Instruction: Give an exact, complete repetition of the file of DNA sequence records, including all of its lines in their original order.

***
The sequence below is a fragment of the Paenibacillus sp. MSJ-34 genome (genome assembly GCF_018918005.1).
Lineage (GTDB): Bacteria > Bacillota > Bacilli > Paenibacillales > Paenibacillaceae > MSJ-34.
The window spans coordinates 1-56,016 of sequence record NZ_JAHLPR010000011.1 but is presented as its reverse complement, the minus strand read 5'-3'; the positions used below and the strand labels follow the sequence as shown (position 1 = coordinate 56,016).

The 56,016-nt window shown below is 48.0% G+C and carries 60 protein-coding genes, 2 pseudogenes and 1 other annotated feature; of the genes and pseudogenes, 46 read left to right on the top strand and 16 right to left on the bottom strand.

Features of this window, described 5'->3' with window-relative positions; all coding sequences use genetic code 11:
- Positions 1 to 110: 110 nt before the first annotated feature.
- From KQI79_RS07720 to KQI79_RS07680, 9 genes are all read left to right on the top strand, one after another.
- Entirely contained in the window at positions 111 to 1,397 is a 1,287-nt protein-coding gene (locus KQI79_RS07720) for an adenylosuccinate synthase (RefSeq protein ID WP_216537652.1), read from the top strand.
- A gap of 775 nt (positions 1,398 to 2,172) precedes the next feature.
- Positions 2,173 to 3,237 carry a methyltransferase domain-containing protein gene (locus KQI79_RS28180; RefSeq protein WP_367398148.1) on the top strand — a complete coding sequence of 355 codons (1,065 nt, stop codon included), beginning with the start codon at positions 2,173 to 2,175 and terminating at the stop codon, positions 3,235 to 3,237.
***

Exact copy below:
The sequence below is a fragment of the Paenibacillus sp. MSJ-34 genome (genome assembly GCF_018918005.1).
Lineage (GTDB): Bacteria > Bacillota > Bacilli > Paenibacillales > Paenibacillaceae > MSJ-34.
The window spans coordinates 1-56,016 of sequence record NZ_JAHLPR010000011.1 but is presented as its reverse complement, the minus strand read 5'-3'; the positions used below and the strand labels follow the sequence as shown (position 1 = coordinate 56,016).

The 56,016-nt window shown below is 48.0% G+C and carries 60 protein-coding genes, 2 pseudogenes and 1 other annotated feature; of the genes and pseudogenes, 46 read left to right on the top strand and 16 right to left on the bottom strand.

Features of this window, described 5'->3' with window-relative positions; all coding sequences use genetic code 11:
- Positions 1 to 110: 110 nt before the first annotated feature.
- From KQI79_RS07720 to KQI79_RS07680, 9 genes are all read left to right on the top strand, one after another.
- Entirely contained in the window at positions 111 to 1,397 is a 1,287-nt protein-coding gene (locus KQI79_RS07720) for an adenylosuccinate synthase (RefSeq protein ID WP_216537652.1), read from the top strand.
- A gap of 775 nt (positions 1,398 to 2,172) precedes the next feature.
- Positions 2,173 to 3,237 carry a methyltransferase domain-containing protein gene (locus KQI79_RS28180; RefSeq protein WP_367398148.1) on the top strand — a complete coding sequence of 355 codons (1,065 nt, stop codon included), beginning with the start codon at positions 2,173 to 2,175 and terminating at the stop codon, positions 3,235 to 3,237.